Sallie Middleton is one. She was from North Carolina, and early on I bought one of her books. She did opaque watercolors as I do, and she simply omitted the backgrounds. Until I saw her work, I didn’t realize that was possible. It freed me up, allowing me to focus on the composition and the details.

Tell us about your primary artistic media: gouache and pencil.

As I mentioned, I am a detail person, sousing transparent watercolor—which bleeds extensively—is not going to suit my style well. I work with little brushes that don’t hold much water. Gouache, an opaque watercolor, is what is right for me. In terms of using pencil, that’s an interesting story. All three of my children were in a band, and my oldest son played the French horn. Unfortunately, the French horn we had was old and beat up. One day, I was in Shreveport at an art show, and a couple walked into my booth, looked around, and told me they really liked my work. Turns out, they owned a music store. After some discussion, we agreed they would give me a new French horn—a$2,300 instrument—and I would create a painting with ducks. By this time, I was tired of doing ducks, so todo something new, I decided I would use the gouache for the ducks and use pencil for the rootwork and foliage. That’s the first work I did that way, and my son ended up getting a music scholarship with his new French horn.

You proved all at once that art and music education can pay!

That’s right.

You work and live in northwest Arkansas; do you ever paint Texas scenes?

Well, since you mention it, near The Woodlands is the W. Goodrich Jones State Forest. The


Forest is one of the few places where the endangered red-cockaded woodpecker lives. It’s an interesting bird, and I plan to paint it. That work will be in my booth at the Festival.


You clearly know the area. How many times have you shown your work in The Woodlands Waterway Arts Festival?

I’ve done the Festival 10-15 times. It is a pretty area, the show is well run, and I’ve been enough times that I will see friendly and familiar faces there.

You are the Featured Artist for this year’s Festival. What does that entail?

The Featured Artist agrees to donate a work to The Woodlands ArtCouncil’s VIP Preview & Art Dash Party, which typically takes place the night before the Festival. The artist, in turn, is featured on Festivalpromotional materials, is given a free hotel room for the Festival, and has a free booth space for two years.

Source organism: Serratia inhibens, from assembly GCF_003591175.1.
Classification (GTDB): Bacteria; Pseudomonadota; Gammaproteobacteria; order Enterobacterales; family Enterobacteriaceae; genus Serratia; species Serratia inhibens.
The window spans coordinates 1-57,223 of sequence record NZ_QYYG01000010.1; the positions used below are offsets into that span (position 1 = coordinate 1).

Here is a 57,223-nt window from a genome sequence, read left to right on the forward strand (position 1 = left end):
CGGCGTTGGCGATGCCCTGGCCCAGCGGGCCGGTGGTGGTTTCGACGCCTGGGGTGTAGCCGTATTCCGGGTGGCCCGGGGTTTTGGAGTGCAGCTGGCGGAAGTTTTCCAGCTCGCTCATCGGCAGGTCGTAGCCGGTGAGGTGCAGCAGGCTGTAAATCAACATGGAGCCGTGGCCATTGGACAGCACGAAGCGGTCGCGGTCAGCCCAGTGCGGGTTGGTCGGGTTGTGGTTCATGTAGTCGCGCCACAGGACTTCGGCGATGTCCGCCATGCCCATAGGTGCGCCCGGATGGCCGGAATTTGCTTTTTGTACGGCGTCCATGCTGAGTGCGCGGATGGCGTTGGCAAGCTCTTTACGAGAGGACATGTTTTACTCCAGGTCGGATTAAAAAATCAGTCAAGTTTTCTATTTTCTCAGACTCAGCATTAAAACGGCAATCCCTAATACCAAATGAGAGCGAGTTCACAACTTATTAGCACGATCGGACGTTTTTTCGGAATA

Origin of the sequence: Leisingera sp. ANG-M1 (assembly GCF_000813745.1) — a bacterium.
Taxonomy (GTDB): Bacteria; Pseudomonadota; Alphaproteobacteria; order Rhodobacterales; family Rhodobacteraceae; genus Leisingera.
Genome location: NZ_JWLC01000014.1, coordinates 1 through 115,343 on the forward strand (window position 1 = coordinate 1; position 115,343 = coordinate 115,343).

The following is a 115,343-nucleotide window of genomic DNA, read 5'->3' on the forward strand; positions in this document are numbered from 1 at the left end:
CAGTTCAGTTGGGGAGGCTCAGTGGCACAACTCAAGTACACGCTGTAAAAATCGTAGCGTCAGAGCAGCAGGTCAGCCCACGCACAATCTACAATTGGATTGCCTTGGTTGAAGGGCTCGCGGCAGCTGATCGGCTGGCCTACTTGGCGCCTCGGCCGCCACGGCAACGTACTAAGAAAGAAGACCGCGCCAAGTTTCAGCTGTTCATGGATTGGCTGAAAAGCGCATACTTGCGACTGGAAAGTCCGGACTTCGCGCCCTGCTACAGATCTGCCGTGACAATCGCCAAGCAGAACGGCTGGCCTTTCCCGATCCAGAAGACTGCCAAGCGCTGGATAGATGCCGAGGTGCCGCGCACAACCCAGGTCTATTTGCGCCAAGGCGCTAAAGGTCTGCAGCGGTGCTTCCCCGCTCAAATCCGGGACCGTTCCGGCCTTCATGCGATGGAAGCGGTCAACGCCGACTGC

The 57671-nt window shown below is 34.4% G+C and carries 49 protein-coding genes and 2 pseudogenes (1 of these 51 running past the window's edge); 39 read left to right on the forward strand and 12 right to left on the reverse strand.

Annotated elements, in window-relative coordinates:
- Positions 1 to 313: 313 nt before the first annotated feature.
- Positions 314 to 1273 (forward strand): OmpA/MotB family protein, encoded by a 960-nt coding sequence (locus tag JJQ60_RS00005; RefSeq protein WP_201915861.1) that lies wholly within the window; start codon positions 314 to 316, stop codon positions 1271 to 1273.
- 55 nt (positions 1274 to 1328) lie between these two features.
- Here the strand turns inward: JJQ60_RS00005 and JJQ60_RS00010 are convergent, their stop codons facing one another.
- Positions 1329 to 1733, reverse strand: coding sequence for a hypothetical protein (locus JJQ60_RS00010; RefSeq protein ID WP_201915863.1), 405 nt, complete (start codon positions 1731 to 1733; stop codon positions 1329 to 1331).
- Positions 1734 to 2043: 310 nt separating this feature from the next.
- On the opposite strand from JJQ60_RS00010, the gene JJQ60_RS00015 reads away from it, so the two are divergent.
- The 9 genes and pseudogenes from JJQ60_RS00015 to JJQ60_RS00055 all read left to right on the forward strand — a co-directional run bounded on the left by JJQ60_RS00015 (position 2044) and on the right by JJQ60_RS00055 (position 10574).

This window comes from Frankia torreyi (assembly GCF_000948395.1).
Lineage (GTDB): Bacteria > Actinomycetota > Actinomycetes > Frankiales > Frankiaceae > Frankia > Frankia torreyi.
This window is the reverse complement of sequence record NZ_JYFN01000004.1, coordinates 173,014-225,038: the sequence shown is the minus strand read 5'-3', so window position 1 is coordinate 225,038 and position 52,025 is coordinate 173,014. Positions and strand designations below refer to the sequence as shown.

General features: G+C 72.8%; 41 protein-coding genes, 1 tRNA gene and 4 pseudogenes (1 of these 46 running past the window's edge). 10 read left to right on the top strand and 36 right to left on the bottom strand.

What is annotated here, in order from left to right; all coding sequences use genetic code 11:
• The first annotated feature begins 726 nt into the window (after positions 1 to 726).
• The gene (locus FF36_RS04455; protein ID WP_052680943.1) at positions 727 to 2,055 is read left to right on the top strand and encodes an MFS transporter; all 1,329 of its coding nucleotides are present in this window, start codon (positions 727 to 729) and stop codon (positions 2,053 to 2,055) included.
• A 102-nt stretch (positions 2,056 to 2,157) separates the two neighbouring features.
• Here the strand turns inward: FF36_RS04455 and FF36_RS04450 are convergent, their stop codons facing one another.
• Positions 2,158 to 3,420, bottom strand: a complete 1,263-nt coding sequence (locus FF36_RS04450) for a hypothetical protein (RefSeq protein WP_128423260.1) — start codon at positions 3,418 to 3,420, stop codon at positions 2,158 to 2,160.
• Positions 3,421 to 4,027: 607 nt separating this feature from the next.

Will your donated piece feature a bird?

Of course! It will depict scarlet tanagers, which are red birds, the same size as cardinals, but without the crest and black mask.

We’ve discussed birds a lot. What do you think explains their special appeal to artists and people who love art?

From an artistic perspective, they are interesting for many reasons: their character, colors, and shapes. But I think it’s universal–people are drawn to birds. I think some of it is that we would all like to fly, and it’s fascinating to watch creatures that can. I remember watching them as a child, seeing a young bird take a step out of the nest and, eventually, go into flight. It takes a lot of courage for them to take that step out of the nest, and I think that’s a quality we all can admire.


You are a self-taught artist. Describe how you developed a love of art.

I did a lot of art at an early age, drawing, and painting, but I just had an urge to use a potter’s wheel. At 18, that’s what I decided to do, so I bought a wheel, and I used the same wheel for 40 years before it gave out a few years ago.

Do you still have it?

Yes. It’s in a little shrine, sitting in the garden.

You’ve been doing art for your entire adult life. At what point in your career did you become a self-sustaining professional artist?